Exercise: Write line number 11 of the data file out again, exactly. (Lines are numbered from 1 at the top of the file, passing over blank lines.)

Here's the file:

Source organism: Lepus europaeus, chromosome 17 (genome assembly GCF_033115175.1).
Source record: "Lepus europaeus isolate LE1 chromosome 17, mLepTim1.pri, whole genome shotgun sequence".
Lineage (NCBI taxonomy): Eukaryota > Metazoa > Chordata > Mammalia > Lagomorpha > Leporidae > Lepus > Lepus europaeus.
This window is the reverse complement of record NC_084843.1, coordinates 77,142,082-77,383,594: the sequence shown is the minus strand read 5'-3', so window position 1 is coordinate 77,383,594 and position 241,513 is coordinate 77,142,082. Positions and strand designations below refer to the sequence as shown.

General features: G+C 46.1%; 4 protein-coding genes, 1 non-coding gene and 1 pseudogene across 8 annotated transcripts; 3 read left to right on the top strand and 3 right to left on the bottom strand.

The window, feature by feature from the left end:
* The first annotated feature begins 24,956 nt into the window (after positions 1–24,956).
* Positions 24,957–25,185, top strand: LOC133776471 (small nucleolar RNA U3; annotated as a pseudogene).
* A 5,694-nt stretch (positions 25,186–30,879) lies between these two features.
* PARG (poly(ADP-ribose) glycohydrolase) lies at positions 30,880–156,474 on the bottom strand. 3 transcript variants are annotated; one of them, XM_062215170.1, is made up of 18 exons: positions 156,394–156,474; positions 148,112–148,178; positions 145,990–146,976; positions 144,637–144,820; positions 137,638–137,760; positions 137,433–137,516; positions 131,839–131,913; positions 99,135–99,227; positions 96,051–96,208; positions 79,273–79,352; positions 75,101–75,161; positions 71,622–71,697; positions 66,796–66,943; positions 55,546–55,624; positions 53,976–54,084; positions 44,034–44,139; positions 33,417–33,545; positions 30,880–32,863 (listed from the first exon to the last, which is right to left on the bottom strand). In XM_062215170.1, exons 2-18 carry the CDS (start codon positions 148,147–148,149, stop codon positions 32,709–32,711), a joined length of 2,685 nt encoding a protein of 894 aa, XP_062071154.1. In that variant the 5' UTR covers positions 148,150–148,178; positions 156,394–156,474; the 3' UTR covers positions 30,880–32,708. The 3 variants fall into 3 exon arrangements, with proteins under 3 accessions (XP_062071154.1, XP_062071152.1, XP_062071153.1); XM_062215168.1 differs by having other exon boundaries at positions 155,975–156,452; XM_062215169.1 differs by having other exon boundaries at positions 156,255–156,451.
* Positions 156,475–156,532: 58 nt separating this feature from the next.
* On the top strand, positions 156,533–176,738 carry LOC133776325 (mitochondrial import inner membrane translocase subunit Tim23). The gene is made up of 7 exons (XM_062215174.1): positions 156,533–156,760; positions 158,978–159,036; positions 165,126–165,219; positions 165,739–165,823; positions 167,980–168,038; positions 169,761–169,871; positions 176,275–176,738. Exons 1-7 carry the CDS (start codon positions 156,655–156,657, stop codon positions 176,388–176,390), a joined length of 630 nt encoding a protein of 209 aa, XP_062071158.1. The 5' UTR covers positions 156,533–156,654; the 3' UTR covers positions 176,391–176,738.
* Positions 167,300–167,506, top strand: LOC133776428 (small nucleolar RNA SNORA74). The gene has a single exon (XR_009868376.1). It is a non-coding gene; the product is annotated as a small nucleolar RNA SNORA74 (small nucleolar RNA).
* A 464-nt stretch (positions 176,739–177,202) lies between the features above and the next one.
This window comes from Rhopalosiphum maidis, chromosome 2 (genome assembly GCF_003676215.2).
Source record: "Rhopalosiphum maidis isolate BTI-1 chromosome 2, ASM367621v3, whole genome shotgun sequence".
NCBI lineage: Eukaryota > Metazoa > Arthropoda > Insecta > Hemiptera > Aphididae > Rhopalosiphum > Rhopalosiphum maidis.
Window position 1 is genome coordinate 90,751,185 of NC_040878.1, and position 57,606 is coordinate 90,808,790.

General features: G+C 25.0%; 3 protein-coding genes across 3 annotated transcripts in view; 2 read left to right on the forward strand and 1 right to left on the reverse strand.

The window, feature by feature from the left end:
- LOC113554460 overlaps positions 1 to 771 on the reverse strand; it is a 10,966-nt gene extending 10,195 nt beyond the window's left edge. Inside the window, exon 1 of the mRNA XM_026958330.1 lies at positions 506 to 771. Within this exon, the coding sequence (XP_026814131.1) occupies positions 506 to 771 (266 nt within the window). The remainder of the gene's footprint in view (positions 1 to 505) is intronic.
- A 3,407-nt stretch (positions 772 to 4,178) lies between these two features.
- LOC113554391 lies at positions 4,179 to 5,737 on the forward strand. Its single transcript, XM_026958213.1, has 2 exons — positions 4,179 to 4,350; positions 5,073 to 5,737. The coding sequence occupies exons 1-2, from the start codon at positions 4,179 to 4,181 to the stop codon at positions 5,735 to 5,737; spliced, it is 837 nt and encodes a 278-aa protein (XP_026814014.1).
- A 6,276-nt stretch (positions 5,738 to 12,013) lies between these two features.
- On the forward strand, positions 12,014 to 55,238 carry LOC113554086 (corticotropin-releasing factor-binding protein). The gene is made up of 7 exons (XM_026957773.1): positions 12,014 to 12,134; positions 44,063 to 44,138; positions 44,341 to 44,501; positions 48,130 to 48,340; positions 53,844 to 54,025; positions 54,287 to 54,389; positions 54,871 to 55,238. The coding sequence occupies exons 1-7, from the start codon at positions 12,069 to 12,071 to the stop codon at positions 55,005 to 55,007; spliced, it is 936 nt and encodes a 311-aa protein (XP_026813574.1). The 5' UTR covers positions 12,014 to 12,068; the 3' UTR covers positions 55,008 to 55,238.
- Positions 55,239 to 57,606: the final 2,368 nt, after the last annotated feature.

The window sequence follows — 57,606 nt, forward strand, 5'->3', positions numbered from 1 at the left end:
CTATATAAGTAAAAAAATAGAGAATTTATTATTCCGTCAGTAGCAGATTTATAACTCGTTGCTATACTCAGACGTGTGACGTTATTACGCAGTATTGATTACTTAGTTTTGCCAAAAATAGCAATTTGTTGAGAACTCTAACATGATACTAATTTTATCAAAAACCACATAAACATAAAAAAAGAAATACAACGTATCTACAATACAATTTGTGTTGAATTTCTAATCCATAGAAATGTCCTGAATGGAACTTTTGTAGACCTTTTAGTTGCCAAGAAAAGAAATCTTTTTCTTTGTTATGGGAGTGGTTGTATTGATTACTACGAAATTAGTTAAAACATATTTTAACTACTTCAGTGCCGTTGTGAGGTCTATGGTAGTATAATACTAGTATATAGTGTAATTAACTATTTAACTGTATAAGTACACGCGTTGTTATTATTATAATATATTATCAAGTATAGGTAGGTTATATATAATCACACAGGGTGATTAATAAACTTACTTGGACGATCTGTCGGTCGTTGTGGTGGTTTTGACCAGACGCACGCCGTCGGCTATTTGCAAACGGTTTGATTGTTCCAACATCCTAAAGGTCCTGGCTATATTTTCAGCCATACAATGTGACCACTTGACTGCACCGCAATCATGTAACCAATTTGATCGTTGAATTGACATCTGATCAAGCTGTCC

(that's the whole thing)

* Positions 156,475–156,532: 58 nt separating this feature from the next.